Moldova: Encouraging Young Women in Business
March 23, 2012
The role of women in supporting economic growth has been widely acknowledged and is increasingly reflected not only in economic research but also in policy decision-making around the world. In this context, the World Bank and the International Financial Corporation (IFC) hosted an informal event in Moldova on 23 March that brought together successful business women to discuss their experiences and to act as role models for young women starting out in their careers.
The event, titled “How to encourage young women to develop a successful career in business” was organized by the IFC Country Office for Moldova and Romania and the World Bank Country Office for Moldova, and is the beginning of a series of meetings which aim to promote career counseling and share success stories with a new generation of women. The event was opened by Mrs. Ana Maria Mihaescu, Country Representative for IFC for Moldova and Romania.
Among the guests invited to speak at the event were Mrs. Natalia Vrabie, CEO of Moldova AgroIndbank, Mrs. Liudmila Climoc, CEO of Orange Moldova, Mrs. Silvia Radu, CEO of Union Fenosa Moldova, Mrs. Angela Solcan, Dean of the Faculty of Management and Business Administration from ASEM, Mrs. Corina Cepoi, CEO of the Center for Independent Journalism and Mrs. Nata Albot, TV producer with Jurnal TV. Questions were posed by some of the best performing female students at the Academy for Economic Studies of Moldova and covered such topics as career development, work and life balance, and the necessary ingredients for success in business.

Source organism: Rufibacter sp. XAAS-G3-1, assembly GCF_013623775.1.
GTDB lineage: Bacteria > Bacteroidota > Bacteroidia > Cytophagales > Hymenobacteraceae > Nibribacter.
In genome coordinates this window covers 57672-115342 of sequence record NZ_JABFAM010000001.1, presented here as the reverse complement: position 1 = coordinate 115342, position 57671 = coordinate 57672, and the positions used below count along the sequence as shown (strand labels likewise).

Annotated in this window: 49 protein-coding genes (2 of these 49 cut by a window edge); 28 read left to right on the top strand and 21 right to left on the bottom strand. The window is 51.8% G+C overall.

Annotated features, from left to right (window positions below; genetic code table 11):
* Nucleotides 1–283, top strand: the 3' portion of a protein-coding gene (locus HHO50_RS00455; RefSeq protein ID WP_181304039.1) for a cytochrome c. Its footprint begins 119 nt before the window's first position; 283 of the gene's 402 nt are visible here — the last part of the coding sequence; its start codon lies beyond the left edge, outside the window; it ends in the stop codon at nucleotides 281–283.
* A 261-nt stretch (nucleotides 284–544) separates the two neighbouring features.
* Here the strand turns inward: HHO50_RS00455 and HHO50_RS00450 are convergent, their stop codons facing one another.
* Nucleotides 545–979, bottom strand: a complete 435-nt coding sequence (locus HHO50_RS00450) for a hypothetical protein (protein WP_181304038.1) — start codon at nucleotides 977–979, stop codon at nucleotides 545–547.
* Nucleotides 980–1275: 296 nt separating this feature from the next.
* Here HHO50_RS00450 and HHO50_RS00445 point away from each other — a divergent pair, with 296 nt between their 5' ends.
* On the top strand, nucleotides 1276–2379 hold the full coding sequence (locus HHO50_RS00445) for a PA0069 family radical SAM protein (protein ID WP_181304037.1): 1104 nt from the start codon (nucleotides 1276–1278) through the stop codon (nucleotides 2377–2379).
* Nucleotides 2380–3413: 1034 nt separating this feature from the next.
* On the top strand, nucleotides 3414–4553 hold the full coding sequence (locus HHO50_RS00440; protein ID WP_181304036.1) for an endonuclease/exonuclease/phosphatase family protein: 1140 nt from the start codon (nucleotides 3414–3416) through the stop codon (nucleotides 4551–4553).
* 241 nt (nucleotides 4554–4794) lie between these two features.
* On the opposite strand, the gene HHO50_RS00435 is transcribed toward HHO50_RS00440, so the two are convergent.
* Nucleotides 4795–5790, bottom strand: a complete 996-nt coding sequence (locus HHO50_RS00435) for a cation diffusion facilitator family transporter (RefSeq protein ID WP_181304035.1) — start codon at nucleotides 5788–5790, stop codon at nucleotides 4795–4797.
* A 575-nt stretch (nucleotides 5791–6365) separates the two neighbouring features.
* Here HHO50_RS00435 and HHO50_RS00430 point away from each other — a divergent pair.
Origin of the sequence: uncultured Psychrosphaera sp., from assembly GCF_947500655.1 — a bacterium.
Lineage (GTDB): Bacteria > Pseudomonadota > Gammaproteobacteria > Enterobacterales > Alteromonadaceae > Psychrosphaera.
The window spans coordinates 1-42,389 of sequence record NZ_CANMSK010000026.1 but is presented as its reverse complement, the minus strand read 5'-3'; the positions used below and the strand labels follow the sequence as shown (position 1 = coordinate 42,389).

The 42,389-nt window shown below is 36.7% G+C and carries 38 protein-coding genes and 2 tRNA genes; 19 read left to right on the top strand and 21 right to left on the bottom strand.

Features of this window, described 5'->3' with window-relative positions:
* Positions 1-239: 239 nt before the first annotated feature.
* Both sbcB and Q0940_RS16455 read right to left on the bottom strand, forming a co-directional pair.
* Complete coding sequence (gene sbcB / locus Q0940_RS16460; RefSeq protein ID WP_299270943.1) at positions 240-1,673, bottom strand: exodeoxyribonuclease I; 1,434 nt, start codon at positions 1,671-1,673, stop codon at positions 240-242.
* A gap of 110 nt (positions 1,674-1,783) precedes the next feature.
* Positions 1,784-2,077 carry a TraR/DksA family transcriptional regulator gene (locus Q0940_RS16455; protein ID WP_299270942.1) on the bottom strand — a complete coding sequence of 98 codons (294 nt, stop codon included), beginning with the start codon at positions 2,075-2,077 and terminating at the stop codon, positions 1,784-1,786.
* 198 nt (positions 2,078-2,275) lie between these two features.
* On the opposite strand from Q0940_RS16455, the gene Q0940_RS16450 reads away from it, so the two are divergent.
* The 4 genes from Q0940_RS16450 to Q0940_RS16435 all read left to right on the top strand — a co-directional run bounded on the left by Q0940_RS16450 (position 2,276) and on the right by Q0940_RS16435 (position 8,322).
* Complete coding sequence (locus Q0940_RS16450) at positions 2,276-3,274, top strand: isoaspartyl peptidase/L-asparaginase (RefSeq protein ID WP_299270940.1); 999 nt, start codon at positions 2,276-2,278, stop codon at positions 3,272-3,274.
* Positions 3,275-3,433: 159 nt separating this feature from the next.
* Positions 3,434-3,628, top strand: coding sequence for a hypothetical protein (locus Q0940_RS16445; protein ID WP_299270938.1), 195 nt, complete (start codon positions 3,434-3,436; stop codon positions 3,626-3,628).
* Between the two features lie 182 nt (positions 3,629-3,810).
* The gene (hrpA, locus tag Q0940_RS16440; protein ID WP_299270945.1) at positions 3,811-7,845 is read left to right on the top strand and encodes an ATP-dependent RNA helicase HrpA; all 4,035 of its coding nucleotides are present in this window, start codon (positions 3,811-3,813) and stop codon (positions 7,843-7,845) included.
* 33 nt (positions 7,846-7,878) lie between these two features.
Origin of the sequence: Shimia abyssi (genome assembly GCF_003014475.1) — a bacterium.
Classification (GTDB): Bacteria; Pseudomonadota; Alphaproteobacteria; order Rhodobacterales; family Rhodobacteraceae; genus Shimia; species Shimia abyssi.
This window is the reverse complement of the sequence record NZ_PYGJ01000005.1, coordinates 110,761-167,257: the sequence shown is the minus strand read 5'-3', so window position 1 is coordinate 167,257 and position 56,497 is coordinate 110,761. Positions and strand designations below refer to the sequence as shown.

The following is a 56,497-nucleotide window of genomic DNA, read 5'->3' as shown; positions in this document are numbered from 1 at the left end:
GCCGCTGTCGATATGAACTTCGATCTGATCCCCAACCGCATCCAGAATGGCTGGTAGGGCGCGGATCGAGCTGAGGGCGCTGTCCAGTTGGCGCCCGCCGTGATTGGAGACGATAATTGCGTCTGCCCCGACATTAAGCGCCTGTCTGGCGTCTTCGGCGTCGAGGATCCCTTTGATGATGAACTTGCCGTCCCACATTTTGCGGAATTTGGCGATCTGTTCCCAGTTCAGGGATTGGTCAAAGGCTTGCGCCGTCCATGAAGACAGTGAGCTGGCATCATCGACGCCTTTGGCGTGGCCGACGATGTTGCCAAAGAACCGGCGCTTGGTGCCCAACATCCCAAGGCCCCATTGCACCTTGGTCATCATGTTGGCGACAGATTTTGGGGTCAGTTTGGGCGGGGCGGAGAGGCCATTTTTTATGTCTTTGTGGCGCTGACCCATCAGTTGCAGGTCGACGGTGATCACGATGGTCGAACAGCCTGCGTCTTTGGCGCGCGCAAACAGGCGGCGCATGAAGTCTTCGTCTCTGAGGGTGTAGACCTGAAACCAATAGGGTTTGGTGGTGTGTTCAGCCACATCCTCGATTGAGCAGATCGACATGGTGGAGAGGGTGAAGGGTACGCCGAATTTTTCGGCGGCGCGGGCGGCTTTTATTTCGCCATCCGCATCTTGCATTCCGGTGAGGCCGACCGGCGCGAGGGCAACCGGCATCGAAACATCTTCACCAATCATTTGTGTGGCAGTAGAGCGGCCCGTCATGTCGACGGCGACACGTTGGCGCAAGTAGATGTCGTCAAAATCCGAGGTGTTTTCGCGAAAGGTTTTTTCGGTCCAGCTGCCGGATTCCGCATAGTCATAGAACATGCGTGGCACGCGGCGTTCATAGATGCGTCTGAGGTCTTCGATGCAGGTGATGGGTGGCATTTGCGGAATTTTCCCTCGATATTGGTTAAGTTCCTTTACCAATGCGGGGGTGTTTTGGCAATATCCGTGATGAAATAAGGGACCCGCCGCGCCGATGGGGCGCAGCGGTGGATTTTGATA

Increasing women’s economic opportunities improves the well-being of families and communities, reduces poverty, and stimulates economic growth. Many factors shape women’s opportunities to run successful businesses and get good jobs. Equitable business regulations are one piece of the puzzle.
In addition, a presentation was made about the main findings of a report titled “Women, Business and the Law” for the Eastern Europe and Central Asia region. Produced jointly by the World Bank and the IFC, this report sets out indicators to measure how laws and regulations can affect women’s prospects as entrepreneurs and employees. It measures legal differentiations on the basis of gender in 141 economies around the world, covering six areas: accessing institutions, using property, getting a job, providing incentives to work, building credit, and going to court.
Discussions at the event, which organizers hope is just the start of a series of similar networking events for business women, as well as career counseling for students, covered a wide range of issues including life and work balance, the need for more cultural openness and encouragement of career women, the need for more professional networking events dedicated to business women, and the role of mentorship and dialogue.
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